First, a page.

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In spite of — or perhaps due to — its religiosity, the Clemson football program is in trouble as it gears up for the national championship Monday night.

Many people are questioning Head Coach Dabo Swinney's ability to teach his students character after reports of racial slurs and videos of Clemson players grabbing their opponents' genitals.

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Under Swinney, the football program at Clemson, a prominent public university in South Carolina, is overtly religious. The team has had a Christian chaplain. Players have been baptized in team facilities. And, as part of an annual "church day" event, the entire team and coaching staff attend a religious service.

Swinney uses his position of considerable power to impose his personal religion on players, often under the guise of character education. FFRF has long opposed these measures and has worked to protect the rights of students who cannot speak up without jeopardizing their position on the team.

With religion imposed from the top down, observers might expect the players to behave like altar boys and be upstanding citizens. So why are Clemson players clutching their opponents' genitals and hurling racial epithets? Because religion does not equate to morality or build moral character.

Clemson defensive tackle Christian Wilkins went out of his way to grab an opposing player's groin in a game last Saturday against Ohio State.

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Watch the clip here:

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Later, another player, linebacker Ben Boulware, said, "That's something we've done all year just to mess with players." Boulware did say that he and his teammates normally try to be "more discreet about it." 

Swinney shrugged off the genital grabbing as "goofy" and "silly."

Sports Illustrated reports that in late November, players from the University of South Carolina, which has its own problems with imposing religion on players, accused Clemson players of using the N-word: "Multiple South Carolina players say Clemson players called them racial slurs during Saturday's game, something Clemson head coach Dabo Swinney said was 'absolutely false.'"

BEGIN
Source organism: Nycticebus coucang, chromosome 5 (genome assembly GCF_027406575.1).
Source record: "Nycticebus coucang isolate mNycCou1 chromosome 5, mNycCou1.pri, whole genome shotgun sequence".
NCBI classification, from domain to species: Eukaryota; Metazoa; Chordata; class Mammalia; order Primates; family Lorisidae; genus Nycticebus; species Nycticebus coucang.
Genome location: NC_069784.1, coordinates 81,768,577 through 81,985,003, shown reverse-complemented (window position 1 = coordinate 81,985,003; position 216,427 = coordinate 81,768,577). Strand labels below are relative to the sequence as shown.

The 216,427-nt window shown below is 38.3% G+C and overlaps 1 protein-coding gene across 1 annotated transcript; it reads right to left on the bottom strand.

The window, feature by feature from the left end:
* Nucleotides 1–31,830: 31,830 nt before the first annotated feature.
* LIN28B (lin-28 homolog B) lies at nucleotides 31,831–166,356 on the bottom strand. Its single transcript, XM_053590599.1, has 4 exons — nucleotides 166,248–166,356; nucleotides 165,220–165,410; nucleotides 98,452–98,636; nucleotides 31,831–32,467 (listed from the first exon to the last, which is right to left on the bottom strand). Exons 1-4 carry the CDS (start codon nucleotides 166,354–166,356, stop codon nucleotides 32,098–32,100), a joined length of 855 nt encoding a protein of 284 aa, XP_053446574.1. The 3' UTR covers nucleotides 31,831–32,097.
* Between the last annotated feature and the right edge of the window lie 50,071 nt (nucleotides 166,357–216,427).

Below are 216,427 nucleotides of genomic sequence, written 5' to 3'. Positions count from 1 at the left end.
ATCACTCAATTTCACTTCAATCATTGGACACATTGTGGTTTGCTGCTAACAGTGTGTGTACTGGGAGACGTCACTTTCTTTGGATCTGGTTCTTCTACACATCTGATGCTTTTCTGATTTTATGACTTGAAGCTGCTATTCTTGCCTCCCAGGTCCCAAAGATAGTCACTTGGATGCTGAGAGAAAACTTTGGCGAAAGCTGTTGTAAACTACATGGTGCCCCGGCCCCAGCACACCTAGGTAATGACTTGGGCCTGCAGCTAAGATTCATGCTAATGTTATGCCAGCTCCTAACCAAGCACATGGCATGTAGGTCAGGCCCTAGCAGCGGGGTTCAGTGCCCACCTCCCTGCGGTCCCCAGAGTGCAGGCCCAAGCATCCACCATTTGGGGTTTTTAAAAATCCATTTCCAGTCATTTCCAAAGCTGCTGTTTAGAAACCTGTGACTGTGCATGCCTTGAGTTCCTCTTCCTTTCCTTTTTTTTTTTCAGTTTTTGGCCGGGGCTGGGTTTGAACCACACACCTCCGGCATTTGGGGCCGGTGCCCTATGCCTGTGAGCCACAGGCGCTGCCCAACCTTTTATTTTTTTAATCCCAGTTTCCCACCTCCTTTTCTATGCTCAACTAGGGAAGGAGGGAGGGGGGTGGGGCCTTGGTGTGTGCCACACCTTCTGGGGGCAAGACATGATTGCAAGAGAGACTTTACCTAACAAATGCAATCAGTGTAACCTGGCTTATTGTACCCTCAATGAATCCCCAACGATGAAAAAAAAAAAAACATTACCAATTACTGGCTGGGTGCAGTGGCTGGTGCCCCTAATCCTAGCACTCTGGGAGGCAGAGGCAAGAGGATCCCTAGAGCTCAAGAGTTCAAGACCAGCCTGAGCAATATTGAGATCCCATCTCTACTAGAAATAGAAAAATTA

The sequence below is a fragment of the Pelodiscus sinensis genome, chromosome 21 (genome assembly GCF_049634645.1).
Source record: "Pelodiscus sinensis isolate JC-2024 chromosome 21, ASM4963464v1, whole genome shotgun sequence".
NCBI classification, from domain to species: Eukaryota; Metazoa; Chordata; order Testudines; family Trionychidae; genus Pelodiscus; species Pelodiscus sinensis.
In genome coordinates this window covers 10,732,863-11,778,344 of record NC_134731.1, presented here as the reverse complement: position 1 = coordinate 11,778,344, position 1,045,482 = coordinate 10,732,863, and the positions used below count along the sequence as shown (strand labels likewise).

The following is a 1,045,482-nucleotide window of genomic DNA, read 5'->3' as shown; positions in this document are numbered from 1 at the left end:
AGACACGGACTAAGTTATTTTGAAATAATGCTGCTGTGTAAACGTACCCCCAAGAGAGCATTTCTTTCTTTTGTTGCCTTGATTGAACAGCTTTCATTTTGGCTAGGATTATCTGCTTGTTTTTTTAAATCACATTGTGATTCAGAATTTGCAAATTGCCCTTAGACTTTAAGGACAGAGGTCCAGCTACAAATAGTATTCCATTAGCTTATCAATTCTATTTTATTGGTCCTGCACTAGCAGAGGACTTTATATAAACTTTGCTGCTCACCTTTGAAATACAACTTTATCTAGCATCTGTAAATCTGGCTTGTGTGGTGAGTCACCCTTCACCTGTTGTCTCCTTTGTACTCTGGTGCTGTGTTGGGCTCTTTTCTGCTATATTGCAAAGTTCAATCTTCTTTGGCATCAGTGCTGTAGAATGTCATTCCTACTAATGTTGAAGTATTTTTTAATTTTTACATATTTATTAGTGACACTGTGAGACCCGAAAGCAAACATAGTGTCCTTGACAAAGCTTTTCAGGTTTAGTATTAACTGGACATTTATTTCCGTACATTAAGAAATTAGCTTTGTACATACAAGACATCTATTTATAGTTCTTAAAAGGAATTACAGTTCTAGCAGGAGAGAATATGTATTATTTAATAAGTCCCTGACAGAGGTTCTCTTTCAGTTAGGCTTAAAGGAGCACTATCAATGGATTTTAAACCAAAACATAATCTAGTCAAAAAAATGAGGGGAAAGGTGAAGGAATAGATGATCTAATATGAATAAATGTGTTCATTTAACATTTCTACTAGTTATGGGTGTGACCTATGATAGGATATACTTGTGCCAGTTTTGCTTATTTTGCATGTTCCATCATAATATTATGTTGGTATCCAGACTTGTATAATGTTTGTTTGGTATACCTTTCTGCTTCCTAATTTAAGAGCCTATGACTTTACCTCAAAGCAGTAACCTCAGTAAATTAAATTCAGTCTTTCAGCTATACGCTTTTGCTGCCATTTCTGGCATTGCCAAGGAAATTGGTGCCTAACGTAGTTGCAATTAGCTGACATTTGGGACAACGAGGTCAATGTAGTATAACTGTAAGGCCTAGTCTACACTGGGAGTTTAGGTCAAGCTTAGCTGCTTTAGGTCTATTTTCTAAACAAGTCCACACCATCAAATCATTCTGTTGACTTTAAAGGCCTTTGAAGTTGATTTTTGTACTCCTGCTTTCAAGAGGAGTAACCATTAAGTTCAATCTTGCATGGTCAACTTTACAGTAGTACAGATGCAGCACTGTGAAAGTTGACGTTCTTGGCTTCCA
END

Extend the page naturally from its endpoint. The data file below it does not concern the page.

South Carolina wide receiver Terry Googer, who appeared upset after the game, tweeted: "Never thought I would hear so many racial slurs in my life!! Classless is not a strong enough word to describe the actions!" 

All of this indicates a deep problem in the Clemson football program.

"Dabo Swinney's insistence on using Clemson to promote his personal religion is clearly not teaching these students how to behave morally," says FFRF Co-President Dan Barker, author of a recent book pointing out all the immorality in the bible, "God: The Most Unpleasant Character in All Fiction."

It also reveals the dubiousness of equating religiosity with morality.

"This just proves that piety is no predictor of moral behavior," says FFRF Co-President Annie Laurie Gaylor. "If anything, religion gives people a license to commit immoral acts in the name of their god."

For more on the impact of coach-imposed religion on the rights of student athletes, see FFRF's comprehensive "Pray to Play" report. 

FFRF is a non-profit, educational organization. All dues and donations are deductible for income-tax purposes.